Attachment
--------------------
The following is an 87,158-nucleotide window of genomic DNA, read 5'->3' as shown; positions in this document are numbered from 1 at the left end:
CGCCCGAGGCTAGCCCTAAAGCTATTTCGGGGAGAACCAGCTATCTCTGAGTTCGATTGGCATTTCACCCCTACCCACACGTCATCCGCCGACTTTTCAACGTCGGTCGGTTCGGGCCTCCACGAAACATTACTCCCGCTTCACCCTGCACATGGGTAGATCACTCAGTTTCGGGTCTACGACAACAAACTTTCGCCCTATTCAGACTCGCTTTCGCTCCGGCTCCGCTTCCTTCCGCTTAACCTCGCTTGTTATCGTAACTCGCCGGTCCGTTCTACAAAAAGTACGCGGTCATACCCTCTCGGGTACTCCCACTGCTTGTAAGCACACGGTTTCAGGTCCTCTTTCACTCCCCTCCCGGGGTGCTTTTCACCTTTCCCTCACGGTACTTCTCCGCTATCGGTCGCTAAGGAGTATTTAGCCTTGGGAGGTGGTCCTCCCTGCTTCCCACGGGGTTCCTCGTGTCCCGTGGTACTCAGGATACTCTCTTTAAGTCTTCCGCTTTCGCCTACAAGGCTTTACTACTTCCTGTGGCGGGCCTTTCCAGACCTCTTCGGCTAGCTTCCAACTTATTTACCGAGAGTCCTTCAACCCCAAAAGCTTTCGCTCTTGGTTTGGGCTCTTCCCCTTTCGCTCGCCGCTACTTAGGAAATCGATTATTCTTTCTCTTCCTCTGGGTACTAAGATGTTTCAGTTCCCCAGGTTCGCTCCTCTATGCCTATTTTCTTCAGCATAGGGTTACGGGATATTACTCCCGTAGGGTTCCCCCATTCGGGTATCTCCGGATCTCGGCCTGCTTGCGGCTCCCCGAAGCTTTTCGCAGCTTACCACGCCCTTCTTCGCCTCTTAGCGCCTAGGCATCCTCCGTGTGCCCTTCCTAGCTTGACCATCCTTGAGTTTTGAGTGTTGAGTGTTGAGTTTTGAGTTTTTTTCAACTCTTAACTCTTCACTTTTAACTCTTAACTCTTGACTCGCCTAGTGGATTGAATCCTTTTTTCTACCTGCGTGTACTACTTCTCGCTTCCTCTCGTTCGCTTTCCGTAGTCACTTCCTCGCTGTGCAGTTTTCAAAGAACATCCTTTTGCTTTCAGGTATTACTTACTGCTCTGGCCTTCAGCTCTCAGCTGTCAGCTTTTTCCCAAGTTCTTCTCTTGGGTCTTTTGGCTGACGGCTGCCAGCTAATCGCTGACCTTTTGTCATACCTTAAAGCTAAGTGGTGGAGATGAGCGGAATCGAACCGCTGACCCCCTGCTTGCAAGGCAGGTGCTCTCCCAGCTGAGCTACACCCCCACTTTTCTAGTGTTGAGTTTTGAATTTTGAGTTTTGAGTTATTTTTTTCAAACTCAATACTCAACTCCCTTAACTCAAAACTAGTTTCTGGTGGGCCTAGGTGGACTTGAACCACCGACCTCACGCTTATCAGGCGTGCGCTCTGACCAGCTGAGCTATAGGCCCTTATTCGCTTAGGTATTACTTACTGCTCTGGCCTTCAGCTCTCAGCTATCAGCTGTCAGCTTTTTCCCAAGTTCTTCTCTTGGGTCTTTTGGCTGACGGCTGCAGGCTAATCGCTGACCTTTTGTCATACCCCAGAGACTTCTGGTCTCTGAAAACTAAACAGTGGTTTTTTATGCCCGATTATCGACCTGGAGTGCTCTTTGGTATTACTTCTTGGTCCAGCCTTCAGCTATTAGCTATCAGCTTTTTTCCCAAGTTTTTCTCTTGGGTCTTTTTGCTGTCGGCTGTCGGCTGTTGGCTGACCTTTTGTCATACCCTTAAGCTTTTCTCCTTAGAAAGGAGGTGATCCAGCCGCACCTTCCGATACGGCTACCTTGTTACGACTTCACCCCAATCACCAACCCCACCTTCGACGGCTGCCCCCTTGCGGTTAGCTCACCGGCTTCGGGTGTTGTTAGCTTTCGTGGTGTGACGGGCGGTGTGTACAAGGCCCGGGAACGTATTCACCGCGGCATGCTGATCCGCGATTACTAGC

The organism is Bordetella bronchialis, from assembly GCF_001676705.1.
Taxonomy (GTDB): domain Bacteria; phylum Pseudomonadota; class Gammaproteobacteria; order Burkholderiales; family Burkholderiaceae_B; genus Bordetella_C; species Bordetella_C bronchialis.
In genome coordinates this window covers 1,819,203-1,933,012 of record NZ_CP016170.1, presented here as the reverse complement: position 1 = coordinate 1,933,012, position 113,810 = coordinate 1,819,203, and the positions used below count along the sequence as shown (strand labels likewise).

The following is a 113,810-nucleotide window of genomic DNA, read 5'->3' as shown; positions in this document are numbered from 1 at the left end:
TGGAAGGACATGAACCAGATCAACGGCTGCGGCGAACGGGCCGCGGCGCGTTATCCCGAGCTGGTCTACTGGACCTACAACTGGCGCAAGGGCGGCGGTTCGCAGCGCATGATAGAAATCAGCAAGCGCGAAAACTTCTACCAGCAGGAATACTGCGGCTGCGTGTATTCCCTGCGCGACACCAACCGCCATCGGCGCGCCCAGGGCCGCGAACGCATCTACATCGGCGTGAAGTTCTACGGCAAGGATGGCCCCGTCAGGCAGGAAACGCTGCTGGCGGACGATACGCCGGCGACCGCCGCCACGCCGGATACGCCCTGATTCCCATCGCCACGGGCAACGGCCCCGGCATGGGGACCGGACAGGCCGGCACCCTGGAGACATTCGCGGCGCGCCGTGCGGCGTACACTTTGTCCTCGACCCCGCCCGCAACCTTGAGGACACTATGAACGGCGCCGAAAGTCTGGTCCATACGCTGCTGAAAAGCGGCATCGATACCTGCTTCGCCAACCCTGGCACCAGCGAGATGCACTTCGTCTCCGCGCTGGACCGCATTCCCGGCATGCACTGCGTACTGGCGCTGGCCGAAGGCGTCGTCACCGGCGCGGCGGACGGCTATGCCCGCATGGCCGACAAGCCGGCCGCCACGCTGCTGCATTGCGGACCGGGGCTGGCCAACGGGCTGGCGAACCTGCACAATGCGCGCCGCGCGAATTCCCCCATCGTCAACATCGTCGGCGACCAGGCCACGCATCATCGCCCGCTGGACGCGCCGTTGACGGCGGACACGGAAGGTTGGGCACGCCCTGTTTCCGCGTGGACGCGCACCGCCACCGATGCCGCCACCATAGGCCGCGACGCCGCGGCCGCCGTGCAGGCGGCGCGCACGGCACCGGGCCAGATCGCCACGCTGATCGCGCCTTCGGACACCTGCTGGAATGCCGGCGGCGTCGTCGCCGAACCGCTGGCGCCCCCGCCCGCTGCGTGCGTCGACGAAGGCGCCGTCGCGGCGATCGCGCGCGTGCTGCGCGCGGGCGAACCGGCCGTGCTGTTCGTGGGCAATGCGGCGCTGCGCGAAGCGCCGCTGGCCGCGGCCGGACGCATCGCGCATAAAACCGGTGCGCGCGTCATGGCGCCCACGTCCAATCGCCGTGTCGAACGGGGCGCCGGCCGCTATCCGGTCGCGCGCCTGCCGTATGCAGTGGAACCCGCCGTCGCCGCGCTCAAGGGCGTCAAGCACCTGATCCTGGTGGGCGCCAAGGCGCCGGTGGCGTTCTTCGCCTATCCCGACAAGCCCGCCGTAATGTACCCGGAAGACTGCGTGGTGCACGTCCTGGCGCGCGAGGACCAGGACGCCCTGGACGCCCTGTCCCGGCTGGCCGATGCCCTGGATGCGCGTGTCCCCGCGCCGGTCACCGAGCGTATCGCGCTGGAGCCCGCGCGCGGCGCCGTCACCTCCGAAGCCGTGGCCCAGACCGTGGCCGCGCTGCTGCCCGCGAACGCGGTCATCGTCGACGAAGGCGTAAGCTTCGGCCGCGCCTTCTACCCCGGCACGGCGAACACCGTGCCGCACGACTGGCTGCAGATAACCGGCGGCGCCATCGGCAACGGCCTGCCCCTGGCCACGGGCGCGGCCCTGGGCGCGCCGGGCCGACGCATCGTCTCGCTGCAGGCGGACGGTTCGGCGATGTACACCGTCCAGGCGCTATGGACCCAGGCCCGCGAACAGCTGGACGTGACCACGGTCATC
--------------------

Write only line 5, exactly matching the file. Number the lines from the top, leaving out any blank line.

In genome coordinates this window covers 1,819,203-1,933,012 of record NZ_CP016170.1, presented here as the reverse complement: position 1 = coordinate 1,933,012, position 113,810 = coordinate 1,819,203, and the positions used below count along the sequence as shown (strand labels likewise).